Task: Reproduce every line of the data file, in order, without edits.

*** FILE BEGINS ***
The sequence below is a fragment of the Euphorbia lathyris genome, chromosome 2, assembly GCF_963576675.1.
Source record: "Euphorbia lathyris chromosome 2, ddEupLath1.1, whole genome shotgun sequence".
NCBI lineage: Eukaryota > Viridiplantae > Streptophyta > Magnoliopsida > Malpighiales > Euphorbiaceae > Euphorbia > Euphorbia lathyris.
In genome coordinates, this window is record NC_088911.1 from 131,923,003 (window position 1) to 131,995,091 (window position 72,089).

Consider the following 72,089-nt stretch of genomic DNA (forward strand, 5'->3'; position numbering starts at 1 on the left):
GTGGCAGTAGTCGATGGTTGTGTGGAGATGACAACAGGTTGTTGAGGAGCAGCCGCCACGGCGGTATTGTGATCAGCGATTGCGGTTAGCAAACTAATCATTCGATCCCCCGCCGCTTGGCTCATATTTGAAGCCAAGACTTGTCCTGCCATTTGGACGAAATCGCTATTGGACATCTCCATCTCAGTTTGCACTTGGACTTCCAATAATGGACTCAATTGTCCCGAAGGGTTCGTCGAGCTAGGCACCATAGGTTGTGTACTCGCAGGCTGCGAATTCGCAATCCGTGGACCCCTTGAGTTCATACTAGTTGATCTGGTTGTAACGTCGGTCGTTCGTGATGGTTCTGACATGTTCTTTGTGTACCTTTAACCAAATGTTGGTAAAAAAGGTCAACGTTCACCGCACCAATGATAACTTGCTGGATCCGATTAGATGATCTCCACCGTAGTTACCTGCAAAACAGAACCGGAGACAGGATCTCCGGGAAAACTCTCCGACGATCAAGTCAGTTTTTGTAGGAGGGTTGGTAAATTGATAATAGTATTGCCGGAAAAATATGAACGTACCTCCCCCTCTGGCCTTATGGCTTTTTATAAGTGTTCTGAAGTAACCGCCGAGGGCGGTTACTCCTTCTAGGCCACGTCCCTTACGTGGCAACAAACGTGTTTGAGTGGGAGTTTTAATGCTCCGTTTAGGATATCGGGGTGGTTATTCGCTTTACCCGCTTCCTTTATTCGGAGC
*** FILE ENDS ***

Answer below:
The sequence below is a fragment of the Euphorbia lathyris genome, chromosome 2, assembly GCF_963576675.1.
Source record: "Euphorbia lathyris chromosome 2, ddEupLath1.1, whole genome shotgun sequence".
NCBI lineage: Eukaryota > Viridiplantae > Streptophyta > Magnoliopsida > Malpighiales > Euphorbiaceae > Euphorbia > Euphorbia lathyris.
In genome coordinates, this window is record NC_088911.1 from 131,923,003 (window position 1) to 131,995,091 (window position 72,089).

Consider the following 72,089-nt stretch of genomic DNA (forward strand, 5'->3'; position numbering starts at 1 on the left):
GTGGCAGTAGTCGATGGTTGTGTGGAGATGACAACAGGTTGTTGAGGAGCAGCCGCCACGGCGGTATTGTGATCAGCGATTGCGGTTAGCAAACTAATCATTCGATCCCCCGCCGCTTGGCTCATATTTGAAGCCAAGACTTGTCCTGCCATTTGGACGAAATCGCTATTGGACATCTCCATCTCAGTTTGCACTTGGACTTCCAATAATGGACTCAATTGTCCCGAAGGGTTCGTCGAGCTAGGCACCATAGGTTGTGTACTCGCAGGCTGCGAATTCGCAATCCGTGGACCCCTTGAGTTCATACTAGTTGATCTGGTTGTAACGTCGGTCGTTCGTGATGGTTCTGACATGTTCTTTGTGTACCTTTAACCAAATGTTGGTAAAAAAGGTCAACGTTCACCGCACCAATGATAACTTGCTGGATCCGATTAGATGATCTCCACCGTAGTTACCTGCAAAACAGAACCGGAGACAGGATCTCCGGGAAAACTCTCCGACGATCAAGTCAGTTTTTGTAGGAGGGTTGGTAAATTGATAATAGTATTGCCGGAAAAATATGAACGTACCTCCCCCTCTGGCCTTATGGCTTTTTATAAGTGTTCTGAAGTAACCGCCGAGGGCGGTTACTCCTTCTAGGCCACGTCCCTTACGTGGCAACAAACGTGTTTGAGTGGGAGTTTTAATGCTCCGTTTAGGATATCGGGGTGGTTATTCGCTTTACCCGCTTCCTTTATTCGGAGC